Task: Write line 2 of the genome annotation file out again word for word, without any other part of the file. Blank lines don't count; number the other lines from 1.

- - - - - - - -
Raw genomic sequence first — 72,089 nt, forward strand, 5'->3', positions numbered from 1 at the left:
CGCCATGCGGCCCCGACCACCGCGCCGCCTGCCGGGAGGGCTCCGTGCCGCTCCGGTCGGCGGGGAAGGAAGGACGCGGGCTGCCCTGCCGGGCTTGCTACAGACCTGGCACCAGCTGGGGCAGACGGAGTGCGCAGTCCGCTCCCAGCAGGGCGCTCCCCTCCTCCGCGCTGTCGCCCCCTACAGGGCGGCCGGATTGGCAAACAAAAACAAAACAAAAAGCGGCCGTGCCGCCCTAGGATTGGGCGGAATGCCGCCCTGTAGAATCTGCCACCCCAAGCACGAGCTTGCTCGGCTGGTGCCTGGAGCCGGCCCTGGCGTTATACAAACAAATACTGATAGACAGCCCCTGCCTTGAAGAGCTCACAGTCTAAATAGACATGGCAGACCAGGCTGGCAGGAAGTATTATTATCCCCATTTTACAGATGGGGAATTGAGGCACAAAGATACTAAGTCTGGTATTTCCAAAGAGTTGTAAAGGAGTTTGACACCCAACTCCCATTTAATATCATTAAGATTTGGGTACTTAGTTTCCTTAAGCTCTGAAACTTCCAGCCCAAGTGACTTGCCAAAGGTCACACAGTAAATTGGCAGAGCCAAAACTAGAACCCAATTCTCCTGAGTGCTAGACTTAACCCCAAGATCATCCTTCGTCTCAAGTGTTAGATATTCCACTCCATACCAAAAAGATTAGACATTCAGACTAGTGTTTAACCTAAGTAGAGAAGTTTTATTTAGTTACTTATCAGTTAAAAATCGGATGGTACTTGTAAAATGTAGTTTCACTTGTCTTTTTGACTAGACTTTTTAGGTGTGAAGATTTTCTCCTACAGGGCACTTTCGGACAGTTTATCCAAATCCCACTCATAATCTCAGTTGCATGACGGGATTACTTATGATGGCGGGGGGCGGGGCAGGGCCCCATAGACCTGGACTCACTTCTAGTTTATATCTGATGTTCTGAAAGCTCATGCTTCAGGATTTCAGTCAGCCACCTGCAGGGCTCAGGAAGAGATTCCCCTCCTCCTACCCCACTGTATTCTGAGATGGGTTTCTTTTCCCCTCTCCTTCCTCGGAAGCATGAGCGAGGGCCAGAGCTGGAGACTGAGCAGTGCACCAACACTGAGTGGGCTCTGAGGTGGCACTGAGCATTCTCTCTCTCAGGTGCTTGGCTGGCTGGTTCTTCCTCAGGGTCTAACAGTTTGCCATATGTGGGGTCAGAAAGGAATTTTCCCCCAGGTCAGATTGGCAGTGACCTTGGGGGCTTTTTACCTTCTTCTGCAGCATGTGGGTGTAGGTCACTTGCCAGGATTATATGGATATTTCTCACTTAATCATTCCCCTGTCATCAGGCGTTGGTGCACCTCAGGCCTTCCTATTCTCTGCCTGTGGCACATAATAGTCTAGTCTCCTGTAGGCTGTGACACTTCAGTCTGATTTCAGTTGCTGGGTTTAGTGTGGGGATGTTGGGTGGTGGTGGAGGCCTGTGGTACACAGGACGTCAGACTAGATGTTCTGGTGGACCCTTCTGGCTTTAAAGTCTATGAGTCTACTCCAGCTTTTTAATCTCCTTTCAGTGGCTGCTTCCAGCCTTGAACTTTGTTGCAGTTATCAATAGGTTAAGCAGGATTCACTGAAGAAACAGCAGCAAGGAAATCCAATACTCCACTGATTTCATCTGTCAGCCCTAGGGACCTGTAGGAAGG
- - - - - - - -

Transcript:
CGCCATGCGGCCCCGACCACCGCGCCGCCTGCCGGGAGGGCTCCGTGCCGCTCCGGTCGGCGGGGAAGGAAGGACGCGGGCTGCCCTGCCGGGCTTGCTACAGACCTGGCACCAGCTGGGGCAGACGGAGTGCGCAGTCCGCTCCCAGCAGGGCGCTCCCCTCCTCCGCGCTGTCGCCCCCTACAGGGCGGCCGGATTGGCAAACAAAAACAAAACAAAAAGCGGCCGTGCCGCCCTAGGATTGGGCGGAATGCCGCCCTGTAGAATCTGCCACCCCAAGCACGAGCTTGCTCGGCTGGTGCCTGGAGCCGGCCCTGGCGTTATACAAACAAATACTGATAGACAGCCCCTGCCTTGAAGAGCTCACAGTCTAAATAGACATGGCAGACCAGGCTGGCAGGAAGTATTATTATCCCCATTTTACAGATGGGGAATTGAGGCACAAAGATACTAAGTCTGGTATTTCCAAAGAGTTGTAAAGGAGTTTGACACCCAACTCCCATTTAATATCATTAAGATTTGGGTACTTAGTTTCCTTAAGCTCTGAAACTTCCAGCCCAAGTGACTTGCCAAAGGTCACACAGTAAATTGGCAGAGCCAAAACTAGAACCCAATTCTCCTGAGTGCTAGACTTAACCCCAAGATCATCCTTCGTCTCAAGTGTTAGATATTCCACTCCATACCAAAAAGATTAGACATTCAGACTAGTGTTTAACCTAAGTAGAGAAGTTTTATTTAGTTACTTATCAGTTAAAAATCGGATGGTACTTGTAAAATGTAGTTTCACTTGTCTTTTTGACTAGACTTTTTAGGTGTGAAGATTTTCTCCTACAGGGCACTTTCGGACAGTTTATCCAAATCCCACTCATAATCTCAGTTGCATGACGGGATTACTTATGATGGCGGGGGGCGGGGCAGGGCCCCATAGACCTGGACTCACTTCTAGTTTATATCTGATGTTCTGAAAGCTCATGCTTCAGGATTTCAGTCAGCCACCTGCAGGGCTCAGGAAGAGATTCCCCTCCTCCTACCCCACTGTATTCTGAGATGGGTTTCTTTTCCCCTCTCCTTCCTCGGAAGCATGAGCGAGGGCCAGAGCTGGAGACTGAGCAGTGCACCAACACTGAGTGGGCTCTGAGGTGGCACTGAGCATTCTCTCTCTCAGGTGCTTGGCTGGCTGGTTCTTCCTCAGGGTCTAACAGTTTGCCATATGTGGGGTCAGAAAGGAATTTTCCCCCAGGTCAGATTGGCAGTGACCTTGGGGGCTTTTTACCTTCTTCTGCAGCATGTGGGTGTAGGTCACTTGCCAGGATTATATGGATATTTCTCACTTAATCATTCCCCTGTCATCAGGCGTTGGTGCACCTCAGGCCTTCCTATTCTCTGCCTGTGGCACATAATAGTCTAGTCTCCTGTAGGCTGTGACACTTCAGTCTGATTTCAGTTGCTGGGTTTAGTGTGGGGATGTTGGGTGGTGGTGGAGGCCTGTGGTACACAGGACGTCAGACTAGATGTTCTGGTGGACCCTTCTGGCTTTAAAGTCTATGAGTCTACTCCAGCTTTTTAATCTCCTTTCAGTGGCTGCTTCCAGCCTTGAACTTTGTTGCAGTTATCAATAGGTTAAGCAGGATTCACTGAAGAAACAGCAGCAAGGAAATCCAATACTCCACTGATTTCATCTGTCAGCCCTAGGGACCTGTAGGAAGG